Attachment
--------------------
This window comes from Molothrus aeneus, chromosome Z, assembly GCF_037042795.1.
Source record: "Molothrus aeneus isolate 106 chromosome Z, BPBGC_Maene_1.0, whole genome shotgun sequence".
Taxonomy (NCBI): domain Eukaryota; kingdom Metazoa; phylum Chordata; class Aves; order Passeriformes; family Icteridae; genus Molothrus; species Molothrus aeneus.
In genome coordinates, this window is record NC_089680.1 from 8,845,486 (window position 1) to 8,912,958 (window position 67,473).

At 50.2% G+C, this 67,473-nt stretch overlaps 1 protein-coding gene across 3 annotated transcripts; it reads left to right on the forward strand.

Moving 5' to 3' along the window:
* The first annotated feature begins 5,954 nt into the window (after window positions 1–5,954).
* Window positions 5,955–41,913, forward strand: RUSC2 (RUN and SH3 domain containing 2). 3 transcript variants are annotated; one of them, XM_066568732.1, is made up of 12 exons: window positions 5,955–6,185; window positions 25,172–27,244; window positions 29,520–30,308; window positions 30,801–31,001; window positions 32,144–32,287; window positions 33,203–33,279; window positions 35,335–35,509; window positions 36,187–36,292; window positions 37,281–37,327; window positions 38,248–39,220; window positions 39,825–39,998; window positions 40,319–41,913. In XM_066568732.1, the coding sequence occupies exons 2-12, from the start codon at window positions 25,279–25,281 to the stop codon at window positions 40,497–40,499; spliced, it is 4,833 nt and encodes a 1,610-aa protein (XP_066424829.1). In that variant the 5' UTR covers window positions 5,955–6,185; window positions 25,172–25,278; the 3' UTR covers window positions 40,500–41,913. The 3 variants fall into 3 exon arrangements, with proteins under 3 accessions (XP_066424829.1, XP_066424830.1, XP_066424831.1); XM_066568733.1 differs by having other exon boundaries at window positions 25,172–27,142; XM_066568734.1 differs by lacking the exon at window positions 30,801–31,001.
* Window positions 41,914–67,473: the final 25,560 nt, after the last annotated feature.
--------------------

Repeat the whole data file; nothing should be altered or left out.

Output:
This window comes from Molothrus aeneus, chromosome Z, assembly GCF_037042795.1.
Source record: "Molothrus aeneus isolate 106 chromosome Z, BPBGC_Maene_1.0, whole genome shotgun sequence".
Taxonomy (NCBI): domain Eukaryota; kingdom Metazoa; phylum Chordata; class Aves; order Passeriformes; family Icteridae; genus Molothrus; species Molothrus aeneus.
In genome coordinates, this window is record NC_089680.1 from 8,845,486 (window position 1) to 8,912,958 (window position 67,473).

At 50.2% G+C, this 67,473-nt stretch overlaps 1 protein-coding gene across 3 annotated transcripts; it reads left to right on the forward strand.

Moving 5' to 3' along the window:
* The first annotated feature begins 5,954 nt into the window (after window positions 1–5,954).
* Window positions 5,955–41,913, forward strand: RUSC2 (RUN and SH3 domain containing 2). 3 transcript variants are annotated; one of them, XM_066568732.1, is made up of 12 exons: window positions 5,955–6,185; window positions 25,172–27,244; window positions 29,520–30,308; window positions 30,801–31,001; window positions 32,144–32,287; window positions 33,203–33,279; window positions 35,335–35,509; window positions 36,187–36,292; window positions 37,281–37,327; window positions 38,248–39,220; window positions 39,825–39,998; window positions 40,319–41,913. In XM_066568732.1, the coding sequence occupies exons 2-12, from the start codon at window positions 25,279–25,281 to the stop codon at window positions 40,497–40,499; spliced, it is 4,833 nt and encodes a 1,610-aa protein (XP_066424829.1). In that variant the 5' UTR covers window positions 5,955–6,185; window positions 25,172–25,278; the 3' UTR covers window positions 40,500–41,913. The 3 variants fall into 3 exon arrangements, with proteins under 3 accessions (XP_066424829.1, XP_066424830.1, XP_066424831.1); XM_066568733.1 differs by having other exon boundaries at window positions 25,172–27,142; XM_066568734.1 differs by lacking the exon at window positions 30,801–31,001.
* Window positions 41,914–67,473: the final 25,560 nt, after the last annotated feature.